The clamor for scrutinizing Michigan's film tax incentives is small, but persistent. Sen. Nancy Cassis, R-Novi, the chairwoman of the Senate Finance Committee, is among the lawmakers who want to clamp a $50-million annual limit on the film tax givebacks -- about what the state invested in last year's productions. They would, however, increase by 5 percent the tax credit available to business people wanting to open facilities that would add to Michigan's limited film infrastructure.
"The film credits are being subsidized by taxpayers at an estimated cost of $150 million in 2010," Cassis said. "According to the Senate Fiscal Agency, the state needs more than 20,000 small businesses, or almost 148,000 taxpayers with an income of $45,000, just to pay for the credits next year. Who pays the cost of the credits is an issue of balance and fairness."
"We will still have the most generous incentives in the nation," even with the proposed annual limit, adds state Sen. Mickey Switalski, D-Roseville.
East Lansing economist Patrick Anderson says it's costing Michigan $40,000 to $50,000 for every film job created.
And home-grown movie maker Michael Moore recently told Film Office Director Janet Lockwood the state seems to be groveling to subsidize billion-dollar movie conglomerates.
But the tax credits and the movie stars they attract to Michigan are politically popular. A Detroit News-WXYZ poll found the tax credits are supported by 70 percent of state residents compared with 21 percent disapproval.
MSU researchers project a 187-percent growth in film production expenditures here based on the experiences of Louisiana and New Mexico, which have lower incentives yet continue to experience growth.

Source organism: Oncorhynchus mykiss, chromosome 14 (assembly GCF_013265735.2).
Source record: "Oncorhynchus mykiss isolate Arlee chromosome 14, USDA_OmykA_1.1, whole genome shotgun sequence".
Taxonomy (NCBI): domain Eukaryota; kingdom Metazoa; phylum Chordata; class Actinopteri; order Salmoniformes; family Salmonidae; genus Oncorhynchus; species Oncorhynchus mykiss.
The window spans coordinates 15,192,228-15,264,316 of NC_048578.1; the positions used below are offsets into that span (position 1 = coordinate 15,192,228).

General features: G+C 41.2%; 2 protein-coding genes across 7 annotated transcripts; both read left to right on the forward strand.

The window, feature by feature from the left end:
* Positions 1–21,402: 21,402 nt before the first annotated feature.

Other critics say state governments usually don't get back as much money as they sink into their film ventures.
Louisiana, for example, expects to collect film-related taxes totaling only a fraction of the $115 million it granted in rebates in 2007, film office spokeswoman Amber Havens said. Rhode Island's revenue department last year calculated that the state was getting back 28 cents for each dollar given to film companies, a 72-percent negative return.
But New Mexico, which also has a 25-percent production tax credit, collected $1.50 in local and state taxes for every state tax dollar refunded to film-makers in 2007, according to an Ernst & Young report.
Of course, taxes aren't the whole picture. Most states hang their hats on broad economic benefits, such as the 10,000 room nights in Oakland County.
Louisiana film officials claim the business generates $6.64 in "economic activity" per tax dollar spent. Its labor statistics bureau says employment in the state's motion picture industry has grown 22 percent a year, producing more than 3,000 direct jobs and supporting nearly 3,000 more at businesses the film spending bolsters.